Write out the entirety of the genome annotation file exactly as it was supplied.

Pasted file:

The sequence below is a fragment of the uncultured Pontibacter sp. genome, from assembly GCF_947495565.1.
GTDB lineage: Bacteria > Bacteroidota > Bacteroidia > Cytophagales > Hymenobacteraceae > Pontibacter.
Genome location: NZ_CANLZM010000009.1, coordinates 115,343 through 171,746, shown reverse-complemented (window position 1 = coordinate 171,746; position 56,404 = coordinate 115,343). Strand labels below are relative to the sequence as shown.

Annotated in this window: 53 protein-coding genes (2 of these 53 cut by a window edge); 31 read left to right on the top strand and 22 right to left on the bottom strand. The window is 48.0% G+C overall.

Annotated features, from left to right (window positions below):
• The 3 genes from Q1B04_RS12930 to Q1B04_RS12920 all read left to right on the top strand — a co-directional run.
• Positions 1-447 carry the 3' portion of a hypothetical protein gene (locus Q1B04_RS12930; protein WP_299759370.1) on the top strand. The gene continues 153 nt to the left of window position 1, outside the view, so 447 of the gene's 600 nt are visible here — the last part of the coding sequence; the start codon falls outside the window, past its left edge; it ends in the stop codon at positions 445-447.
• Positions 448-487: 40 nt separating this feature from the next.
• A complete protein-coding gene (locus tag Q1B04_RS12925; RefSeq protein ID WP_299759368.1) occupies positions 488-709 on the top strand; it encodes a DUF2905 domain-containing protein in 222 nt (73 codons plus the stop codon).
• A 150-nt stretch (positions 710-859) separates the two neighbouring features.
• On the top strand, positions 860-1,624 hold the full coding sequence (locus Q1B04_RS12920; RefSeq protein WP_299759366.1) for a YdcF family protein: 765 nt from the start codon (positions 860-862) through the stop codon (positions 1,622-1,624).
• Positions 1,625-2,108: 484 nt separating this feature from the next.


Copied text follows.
The sequence below is a fragment of the uncultured Pontibacter sp. genome, from assembly GCF_947495565.1.
GTDB lineage: Bacteria > Bacteroidota > Bacteroidia > Cytophagales > Hymenobacteraceae > Pontibacter.
Genome location: NZ_CANLZM010000009.1, coordinates 115,343 through 171,746, shown reverse-complemented (window position 1 = coordinate 171,746; position 56,404 = coordinate 115,343). Strand labels below are relative to the sequence as shown.

Annotated in this window: 53 protein-coding genes (2 of these 53 cut by a window edge); 31 read left to right on the top strand and 22 right to left on the bottom strand. The window is 48.0% G+C overall.

Annotated features, from left to right (window positions below):
• The 3 genes from Q1B04_RS12930 to Q1B04_RS12920 all read left to right on the top strand — a co-directional run.
• Positions 1-447 carry the 3' portion of a hypothetical protein gene (locus Q1B04_RS12930; protein WP_299759370.1) on the top strand. The gene continues 153 nt to the left of window position 1, outside the view, so 447 of the gene's 600 nt are visible here — the last part of the coding sequence; the start codon falls outside the window, past its left edge; it ends in the stop codon at positions 445-447.
• Positions 448-487: 40 nt separating this feature from the next.
• A complete protein-coding gene (locus tag Q1B04_RS12925; RefSeq protein ID WP_299759368.1) occupies positions 488-709 on the top strand; it encodes a DUF2905 domain-containing protein in 222 nt (73 codons plus the stop codon).
• A 150-nt stretch (positions 710-859) separates the two neighbouring features.
• On the top strand, positions 860-1,624 hold the full coding sequence (locus Q1B04_RS12920; RefSeq protein WP_299759366.1) for a YdcF family protein: 765 nt from the start codon (positions 860-862) through the stop codon (positions 1,622-1,624).
• Positions 1,625-2,108: 484 nt separating this feature from the next.